Entremeses are like an appetiser plate, and are often served at the start of the Christmas or Christmas Eve meal. The plate may contain charcuterie such as ham, chorizo, morcilla (black pudding) and local cheeses such as Manchego.
Seafood plays a big part in a Spanish Christmas meal, and is often served as the main course instead of the traditional turkey. Lobster and prawns are particularly popular, as is a seafood soup or stew as a starter.
Cochinillo or roast suckling pig is another favourite Christmas meal in many parts of Spain, particularly around the region of Castilla y León. It is cooked until the skin is brown and crispy, and is often cooked on a bed of onions and potatoes.
Roast lamb is another Castilla y León favourite, but is often enjoyed all around the country as a Christmas or Christmas Eve dinner.
Galets soup is a particularly popular Catalan Christmas dish. Galets are huge pasta shells, which are usually stuffed with mince meat and eaten floating around in a meaty soup.
Turrón is the most typical sweet to eat at Christmas time in Spain. A type of nougat, typically made from almonds, it traditionally comes from the Alicante region. These days, you can find all different kinds of turrón for sale, from those made from peanuts or walnuts to bars filled with candied fruit or flavoured to taste like popular Spanish desserts.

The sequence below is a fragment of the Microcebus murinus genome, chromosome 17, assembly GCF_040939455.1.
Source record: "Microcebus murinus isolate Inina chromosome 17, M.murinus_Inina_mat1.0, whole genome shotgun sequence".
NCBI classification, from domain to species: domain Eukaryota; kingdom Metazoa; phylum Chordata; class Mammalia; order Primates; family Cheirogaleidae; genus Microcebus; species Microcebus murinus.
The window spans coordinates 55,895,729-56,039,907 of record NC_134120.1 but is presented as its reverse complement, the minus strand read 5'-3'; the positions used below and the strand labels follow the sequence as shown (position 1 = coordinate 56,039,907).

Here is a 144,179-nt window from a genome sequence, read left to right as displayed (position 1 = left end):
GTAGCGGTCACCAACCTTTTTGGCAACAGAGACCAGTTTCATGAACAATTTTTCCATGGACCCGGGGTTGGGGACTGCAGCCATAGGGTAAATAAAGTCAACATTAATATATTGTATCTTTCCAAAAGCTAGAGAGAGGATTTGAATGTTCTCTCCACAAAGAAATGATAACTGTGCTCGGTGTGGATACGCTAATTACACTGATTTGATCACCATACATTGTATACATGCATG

Polvorónes and Mantecados
You’ll find the colourfully wrapped polvorónes and mantecados sitting in many supermarkets across Spain around Christmas time. Small sweets or biscuits, mantecados are made from lard and their production dates back to 16th-century Andalusia. Today, they are more popularly found in Antequera, Toledo and Valladolid. Polvorónes are are a type of mantecado, but differ in that they are more powdery and are dusted with powdered sugar. The most famous Polvorónes can be found in Tordesillas, Cádiz and Almería.
Roscón de Reyes
The Roscón de Reyes is the Spanish version of a Christmas cake. Essentially it is a sweet bread ring topped with pieces of candied fruit and sometimes filled with whipped cream. While it’s eaten for the whole Christmas period, it’s traditionally consumed at the Feast of Epiphany on January 6, also known as Three Kings’ Day. This day is celebrated just as much, if not more, than Christmas Day, and is the day on which children receive their presents from the kings.
Marzipan, or marzapan in Spanish, is another popular Christmas sweet – a sugary treat made from ground almonds and formed into various shapes. Some of the best marzipan in Spain can be found in the small historic town of Toledo, just south of Madrid.
No Spanish Christmas meal would be complete without a glass of Cava, the Spanish version of French Champagne. The best Cava can be found in the region of Catalonia, and if you want to see where it is produced, head to the Penedès region.